21 December 2015, by James Griffiths
Here at Softwire, we’ve been busy building a mobile app for a chain of health clubs, and this is the second post in a four-part series about our experience and what we’ve learned. Watch this space for the next instalment, or follow us on twitter for updates!
We’ve chosen to build the app using Apache Cordova, so our code can easily run on both iOS and Android platforms.
For the iOS app to be available on the App Store it needs to be approved by Apple. One of Apple’s requirements that is particularly relevant for Cordova apps is that the app “feels like an app, not like a website”.
What does this mean for us? There are a lot of components to this, but in this post I want to look at how it’s affected our approach to client-server interaction.
We’re lucky to have some really nice designs for the app, and we wanted the entire UI to live up to these.
To keep this user experience really smooth one thing we really have to ensure is that we don’t ever show the user an ugly 404 page.
On a regular website, a user moves from one page to another. Each page is loaded individually from the server and contains the data they have asked for, as well as the code needed to take them to other pages.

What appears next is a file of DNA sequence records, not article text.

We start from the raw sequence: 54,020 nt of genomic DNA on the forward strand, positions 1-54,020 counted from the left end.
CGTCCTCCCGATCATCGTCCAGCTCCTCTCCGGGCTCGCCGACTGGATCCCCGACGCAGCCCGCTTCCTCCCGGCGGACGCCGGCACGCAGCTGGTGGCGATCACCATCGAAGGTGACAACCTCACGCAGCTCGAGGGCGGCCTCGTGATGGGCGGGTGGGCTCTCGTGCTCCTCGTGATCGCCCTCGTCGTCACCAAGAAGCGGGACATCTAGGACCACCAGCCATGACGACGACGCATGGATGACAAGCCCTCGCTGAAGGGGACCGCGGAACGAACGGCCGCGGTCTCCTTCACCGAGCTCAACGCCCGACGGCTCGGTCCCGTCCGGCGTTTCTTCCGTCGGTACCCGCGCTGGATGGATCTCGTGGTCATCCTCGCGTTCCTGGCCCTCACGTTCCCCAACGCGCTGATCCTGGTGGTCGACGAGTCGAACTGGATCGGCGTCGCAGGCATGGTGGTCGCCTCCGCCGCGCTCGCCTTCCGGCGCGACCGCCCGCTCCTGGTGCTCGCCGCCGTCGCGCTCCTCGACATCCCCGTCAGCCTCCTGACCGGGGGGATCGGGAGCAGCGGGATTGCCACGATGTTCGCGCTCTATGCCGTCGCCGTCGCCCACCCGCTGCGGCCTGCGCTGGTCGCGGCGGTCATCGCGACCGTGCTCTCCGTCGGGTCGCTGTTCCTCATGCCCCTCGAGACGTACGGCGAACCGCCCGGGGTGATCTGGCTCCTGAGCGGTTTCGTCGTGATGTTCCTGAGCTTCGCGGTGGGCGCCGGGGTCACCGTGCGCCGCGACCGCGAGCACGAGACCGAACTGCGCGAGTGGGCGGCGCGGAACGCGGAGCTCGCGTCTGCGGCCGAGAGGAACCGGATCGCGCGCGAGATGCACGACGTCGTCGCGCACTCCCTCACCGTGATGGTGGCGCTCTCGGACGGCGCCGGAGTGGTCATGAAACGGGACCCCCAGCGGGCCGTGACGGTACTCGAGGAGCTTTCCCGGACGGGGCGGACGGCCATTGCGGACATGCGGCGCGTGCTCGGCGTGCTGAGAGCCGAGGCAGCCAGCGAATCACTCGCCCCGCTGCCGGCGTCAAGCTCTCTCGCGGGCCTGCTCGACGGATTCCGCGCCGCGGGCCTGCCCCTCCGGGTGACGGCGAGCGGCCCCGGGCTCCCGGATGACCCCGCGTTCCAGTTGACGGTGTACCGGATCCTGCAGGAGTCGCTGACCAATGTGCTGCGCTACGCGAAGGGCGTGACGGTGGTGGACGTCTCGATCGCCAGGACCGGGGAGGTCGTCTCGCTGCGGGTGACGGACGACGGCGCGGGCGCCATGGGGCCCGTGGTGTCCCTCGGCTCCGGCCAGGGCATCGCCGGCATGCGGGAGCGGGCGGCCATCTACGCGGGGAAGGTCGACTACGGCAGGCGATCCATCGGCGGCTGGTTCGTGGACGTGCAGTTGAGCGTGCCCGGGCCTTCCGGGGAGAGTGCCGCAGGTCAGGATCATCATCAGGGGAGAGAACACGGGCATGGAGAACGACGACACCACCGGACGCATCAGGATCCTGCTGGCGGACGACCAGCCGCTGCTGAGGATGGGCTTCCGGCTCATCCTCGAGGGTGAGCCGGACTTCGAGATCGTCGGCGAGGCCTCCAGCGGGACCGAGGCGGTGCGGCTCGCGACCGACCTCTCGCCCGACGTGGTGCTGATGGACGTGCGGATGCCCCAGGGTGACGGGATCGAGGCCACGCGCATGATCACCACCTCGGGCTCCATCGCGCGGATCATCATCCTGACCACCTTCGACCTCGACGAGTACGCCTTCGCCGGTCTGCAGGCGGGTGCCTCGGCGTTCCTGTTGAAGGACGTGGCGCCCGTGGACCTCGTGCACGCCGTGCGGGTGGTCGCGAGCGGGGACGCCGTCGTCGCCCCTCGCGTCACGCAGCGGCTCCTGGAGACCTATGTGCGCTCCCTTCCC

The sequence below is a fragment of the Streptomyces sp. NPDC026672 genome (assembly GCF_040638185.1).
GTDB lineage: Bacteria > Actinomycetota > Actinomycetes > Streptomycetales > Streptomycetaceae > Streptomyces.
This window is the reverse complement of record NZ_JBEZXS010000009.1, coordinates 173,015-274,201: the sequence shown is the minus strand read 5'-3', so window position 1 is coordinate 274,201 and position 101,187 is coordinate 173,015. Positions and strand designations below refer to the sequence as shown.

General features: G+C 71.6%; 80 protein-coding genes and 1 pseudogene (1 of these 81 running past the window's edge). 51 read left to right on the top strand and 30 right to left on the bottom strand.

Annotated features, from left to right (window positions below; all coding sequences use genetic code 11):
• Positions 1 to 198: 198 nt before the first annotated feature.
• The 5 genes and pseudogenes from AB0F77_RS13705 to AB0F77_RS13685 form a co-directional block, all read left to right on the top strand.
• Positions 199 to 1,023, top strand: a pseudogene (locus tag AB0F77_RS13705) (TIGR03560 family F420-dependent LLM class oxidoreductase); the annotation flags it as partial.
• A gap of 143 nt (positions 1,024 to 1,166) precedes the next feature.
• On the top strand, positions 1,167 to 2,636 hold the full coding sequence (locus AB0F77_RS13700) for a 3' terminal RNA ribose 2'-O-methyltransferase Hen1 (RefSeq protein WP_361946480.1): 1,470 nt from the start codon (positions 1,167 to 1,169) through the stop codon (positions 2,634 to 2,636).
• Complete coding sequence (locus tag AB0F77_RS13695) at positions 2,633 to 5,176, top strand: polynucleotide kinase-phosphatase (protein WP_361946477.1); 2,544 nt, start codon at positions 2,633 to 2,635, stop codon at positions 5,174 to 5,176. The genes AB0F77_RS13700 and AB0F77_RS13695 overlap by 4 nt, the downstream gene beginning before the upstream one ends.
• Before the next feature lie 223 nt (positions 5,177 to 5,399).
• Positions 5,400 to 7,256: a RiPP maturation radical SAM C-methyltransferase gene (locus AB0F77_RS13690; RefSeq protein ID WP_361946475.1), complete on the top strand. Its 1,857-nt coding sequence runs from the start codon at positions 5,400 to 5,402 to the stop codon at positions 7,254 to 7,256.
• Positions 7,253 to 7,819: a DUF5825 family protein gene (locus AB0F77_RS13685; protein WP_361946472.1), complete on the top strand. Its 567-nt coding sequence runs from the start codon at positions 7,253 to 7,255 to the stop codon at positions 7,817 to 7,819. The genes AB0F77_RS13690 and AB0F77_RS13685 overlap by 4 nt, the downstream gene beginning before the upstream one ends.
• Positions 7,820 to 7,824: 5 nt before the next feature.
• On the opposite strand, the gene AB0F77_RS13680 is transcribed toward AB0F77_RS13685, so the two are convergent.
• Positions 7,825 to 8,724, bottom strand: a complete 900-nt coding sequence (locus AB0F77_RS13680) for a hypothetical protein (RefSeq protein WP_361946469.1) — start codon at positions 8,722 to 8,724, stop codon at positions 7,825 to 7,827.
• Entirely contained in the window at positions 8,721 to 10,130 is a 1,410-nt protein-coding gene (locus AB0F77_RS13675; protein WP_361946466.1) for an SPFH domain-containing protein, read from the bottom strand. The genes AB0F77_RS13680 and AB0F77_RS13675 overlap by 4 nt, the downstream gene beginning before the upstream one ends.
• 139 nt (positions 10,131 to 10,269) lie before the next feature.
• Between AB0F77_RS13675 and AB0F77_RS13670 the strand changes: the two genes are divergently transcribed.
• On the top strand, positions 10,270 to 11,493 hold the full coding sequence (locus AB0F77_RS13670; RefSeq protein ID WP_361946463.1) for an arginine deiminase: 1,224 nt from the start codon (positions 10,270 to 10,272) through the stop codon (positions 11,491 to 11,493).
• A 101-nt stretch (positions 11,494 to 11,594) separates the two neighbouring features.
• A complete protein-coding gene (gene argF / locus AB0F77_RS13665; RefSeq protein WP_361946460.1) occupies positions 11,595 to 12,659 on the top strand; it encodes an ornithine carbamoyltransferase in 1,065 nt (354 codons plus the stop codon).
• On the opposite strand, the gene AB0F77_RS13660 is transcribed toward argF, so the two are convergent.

This wasn’t an option for us. Our app users might be on the move, underground or have a slow data connection. If we built the application extremely minimally as a wrapper around a traditional server-hosted application then we’d be making these page requests in an environment where they might fail. We can’t risk showing them an half-loaded page or, even worse, a 404.
Load data, not code
To solve this, we’ve built the application as a single-page website. All the code is bundled into the initial download – that way, all our pages load instantly, without having to wait for any code to be downloaded. This approach is an important part of good Cordova development, and helps solve the error handling issue above and reduce latency for users to keep the app feeling snappy.
The only communication we have with our servers is to send and receive data (rather than code). We have a RESTful API that manages all our operations, like loading class timetables, making bookings and getting club opening hours.
If any of these API requests fail we can show the user a pretty error message, and allow them to retry, without the app looking broken.
The app looks beautiful so we want it all to perform well on the phone. That includes loading pages, but we also want scrolling, swiping and transitions to all be smooth, and to avoid the screen juddering.
In the next post we’ll look at how we achieved this. Keep an eye on our blog for the next edition, or follow us on twitter for updates.
4 August 2011, by Matthew Richards
A DataSet is (to quote Microsoft) an in-memory cache of data. Essentially it’s a snapshot of part of your database. DataSets can be very useful, but they have some significant annoyances too. This article sets out a few of the key problems, and some possible solutions to attempt, based on extensive experience from building and (more significantly!) maintaining our Reservwire travel reservation product.